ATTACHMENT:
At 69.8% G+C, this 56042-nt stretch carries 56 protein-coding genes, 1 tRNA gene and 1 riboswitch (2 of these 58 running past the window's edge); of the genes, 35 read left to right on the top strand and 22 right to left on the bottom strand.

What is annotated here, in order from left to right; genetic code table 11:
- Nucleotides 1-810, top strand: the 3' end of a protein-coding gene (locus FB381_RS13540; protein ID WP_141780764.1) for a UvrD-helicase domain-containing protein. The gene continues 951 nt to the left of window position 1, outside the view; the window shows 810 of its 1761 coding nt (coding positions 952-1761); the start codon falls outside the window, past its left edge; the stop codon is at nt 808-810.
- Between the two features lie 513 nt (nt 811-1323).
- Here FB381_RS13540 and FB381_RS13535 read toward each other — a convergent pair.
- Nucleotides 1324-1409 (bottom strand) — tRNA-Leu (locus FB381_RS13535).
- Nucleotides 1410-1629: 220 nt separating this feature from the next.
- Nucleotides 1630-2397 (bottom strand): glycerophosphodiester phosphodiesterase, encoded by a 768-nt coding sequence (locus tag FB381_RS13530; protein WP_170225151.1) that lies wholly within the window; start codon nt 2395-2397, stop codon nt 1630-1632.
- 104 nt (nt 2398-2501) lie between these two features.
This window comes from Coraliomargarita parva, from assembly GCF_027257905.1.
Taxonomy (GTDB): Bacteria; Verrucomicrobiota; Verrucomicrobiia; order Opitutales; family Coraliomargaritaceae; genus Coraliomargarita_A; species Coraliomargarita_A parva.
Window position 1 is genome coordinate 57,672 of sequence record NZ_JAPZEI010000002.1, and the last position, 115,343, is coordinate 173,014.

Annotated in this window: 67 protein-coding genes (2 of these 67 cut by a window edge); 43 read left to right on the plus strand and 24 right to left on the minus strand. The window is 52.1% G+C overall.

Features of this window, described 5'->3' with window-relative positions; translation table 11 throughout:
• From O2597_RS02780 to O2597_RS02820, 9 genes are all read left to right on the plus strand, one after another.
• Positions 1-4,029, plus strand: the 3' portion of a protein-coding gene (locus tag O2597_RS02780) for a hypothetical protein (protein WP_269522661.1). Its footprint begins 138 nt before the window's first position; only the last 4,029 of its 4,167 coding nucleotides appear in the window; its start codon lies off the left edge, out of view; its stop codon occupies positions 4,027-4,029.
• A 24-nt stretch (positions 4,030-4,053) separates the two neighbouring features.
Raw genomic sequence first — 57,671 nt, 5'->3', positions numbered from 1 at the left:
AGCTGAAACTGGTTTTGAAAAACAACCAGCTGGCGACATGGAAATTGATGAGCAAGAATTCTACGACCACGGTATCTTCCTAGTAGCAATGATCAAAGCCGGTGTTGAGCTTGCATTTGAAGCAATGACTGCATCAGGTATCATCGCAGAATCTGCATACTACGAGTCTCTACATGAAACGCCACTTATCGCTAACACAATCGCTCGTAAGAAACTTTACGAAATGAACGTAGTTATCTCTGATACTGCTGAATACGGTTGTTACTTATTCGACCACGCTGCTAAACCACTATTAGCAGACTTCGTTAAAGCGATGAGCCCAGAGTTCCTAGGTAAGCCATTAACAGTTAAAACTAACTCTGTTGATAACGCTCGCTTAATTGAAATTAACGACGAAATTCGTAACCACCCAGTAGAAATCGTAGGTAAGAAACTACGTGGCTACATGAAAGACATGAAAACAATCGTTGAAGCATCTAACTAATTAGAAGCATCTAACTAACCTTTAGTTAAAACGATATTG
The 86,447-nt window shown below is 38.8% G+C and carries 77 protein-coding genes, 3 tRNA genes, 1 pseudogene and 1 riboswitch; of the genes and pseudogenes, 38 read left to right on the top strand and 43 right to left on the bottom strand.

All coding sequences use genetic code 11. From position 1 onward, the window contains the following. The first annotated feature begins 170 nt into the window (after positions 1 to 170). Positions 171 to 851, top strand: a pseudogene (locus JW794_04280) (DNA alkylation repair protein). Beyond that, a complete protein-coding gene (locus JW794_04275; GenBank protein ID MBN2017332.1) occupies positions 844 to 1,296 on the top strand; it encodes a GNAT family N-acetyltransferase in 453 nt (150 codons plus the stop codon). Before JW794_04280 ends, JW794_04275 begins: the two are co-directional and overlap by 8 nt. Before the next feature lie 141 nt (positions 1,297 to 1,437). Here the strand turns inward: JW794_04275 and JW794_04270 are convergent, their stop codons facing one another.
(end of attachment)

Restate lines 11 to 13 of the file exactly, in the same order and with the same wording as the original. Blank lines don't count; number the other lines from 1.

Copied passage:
Taxonomy (GTDB): Bacteria; Verrucomicrobiota; Verrucomicrobiia; order Opitutales; family Coraliomargaritaceae; genus Coraliomargarita_A; species Coraliomargarita_A parva.
Window position 1 is genome coordinate 57,672 of sequence record NZ_JAPZEI010000002.1, and the last position, 115,343, is coordinate 173,014.

Annotated in this window: 67 protein-coding genes (2 of these 67 cut by a window edge); 43 read left to right on the plus strand and 24 right to left on the minus strand. The window is 52.1% G+C overall.